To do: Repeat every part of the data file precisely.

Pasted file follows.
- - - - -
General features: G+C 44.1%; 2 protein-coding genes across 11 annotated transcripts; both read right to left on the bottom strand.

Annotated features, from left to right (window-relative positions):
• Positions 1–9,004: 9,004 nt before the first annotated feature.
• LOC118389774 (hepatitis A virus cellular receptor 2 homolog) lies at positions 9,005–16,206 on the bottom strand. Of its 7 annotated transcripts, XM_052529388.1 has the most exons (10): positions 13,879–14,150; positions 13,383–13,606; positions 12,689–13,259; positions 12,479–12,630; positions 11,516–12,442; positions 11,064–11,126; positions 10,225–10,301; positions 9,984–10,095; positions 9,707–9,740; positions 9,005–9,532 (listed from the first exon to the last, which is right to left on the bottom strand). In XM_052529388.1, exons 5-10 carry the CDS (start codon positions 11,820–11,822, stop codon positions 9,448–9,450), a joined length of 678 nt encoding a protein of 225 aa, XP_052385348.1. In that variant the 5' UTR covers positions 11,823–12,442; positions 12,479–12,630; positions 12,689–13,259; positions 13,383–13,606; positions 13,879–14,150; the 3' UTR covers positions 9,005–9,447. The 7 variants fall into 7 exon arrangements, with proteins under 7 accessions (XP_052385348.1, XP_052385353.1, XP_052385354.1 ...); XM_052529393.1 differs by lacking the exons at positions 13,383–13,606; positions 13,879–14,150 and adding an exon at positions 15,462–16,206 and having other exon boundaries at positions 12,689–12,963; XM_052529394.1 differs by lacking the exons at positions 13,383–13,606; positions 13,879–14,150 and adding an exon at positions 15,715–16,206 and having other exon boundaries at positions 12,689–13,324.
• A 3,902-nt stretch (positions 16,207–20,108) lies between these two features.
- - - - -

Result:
General features: G+C 44.1%; 2 protein-coding genes across 11 annotated transcripts; both read right to left on the bottom strand.

Annotated features, from left to right (window-relative positions):
• Positions 1–9,004: 9,004 nt before the first annotated feature.
• LOC118389774 (hepatitis A virus cellular receptor 2 homolog) lies at positions 9,005–16,206 on the bottom strand. Of its 7 annotated transcripts, XM_052529388.1 has the most exons (10): positions 13,879–14,150; positions 13,383–13,606; positions 12,689–13,259; positions 12,479–12,630; positions 11,516–12,442; positions 11,064–11,126; positions 10,225–10,301; positions 9,984–10,095; positions 9,707–9,740; positions 9,005–9,532 (listed from the first exon to the last, which is right to left on the bottom strand). In XM_052529388.1, exons 5-10 carry the CDS (start codon positions 11,820–11,822, stop codon positions 9,448–9,450), a joined length of 678 nt encoding a protein of 225 aa, XP_052385348.1. In that variant the 5' UTR covers positions 11,823–12,442; positions 12,479–12,630; positions 12,689–13,259; positions 13,383–13,606; positions 13,879–14,150; the 3' UTR covers positions 9,005–9,447. The 7 variants fall into 7 exon arrangements, with proteins under 7 accessions (XP_052385348.1, XP_052385353.1, XP_052385354.1 ...); XM_052529393.1 differs by lacking the exons at positions 13,383–13,606; positions 13,879–14,150 and adding an exon at positions 15,462–16,206 and having other exon boundaries at positions 12,689–12,963; XM_052529394.1 differs by lacking the exons at positions 13,383–13,606; positions 13,879–14,150 and adding an exon at positions 15,715–16,206 and having other exon boundaries at positions 12,689–13,324.
• A 3,902-nt stretch (positions 16,207–20,108) lies between these two features.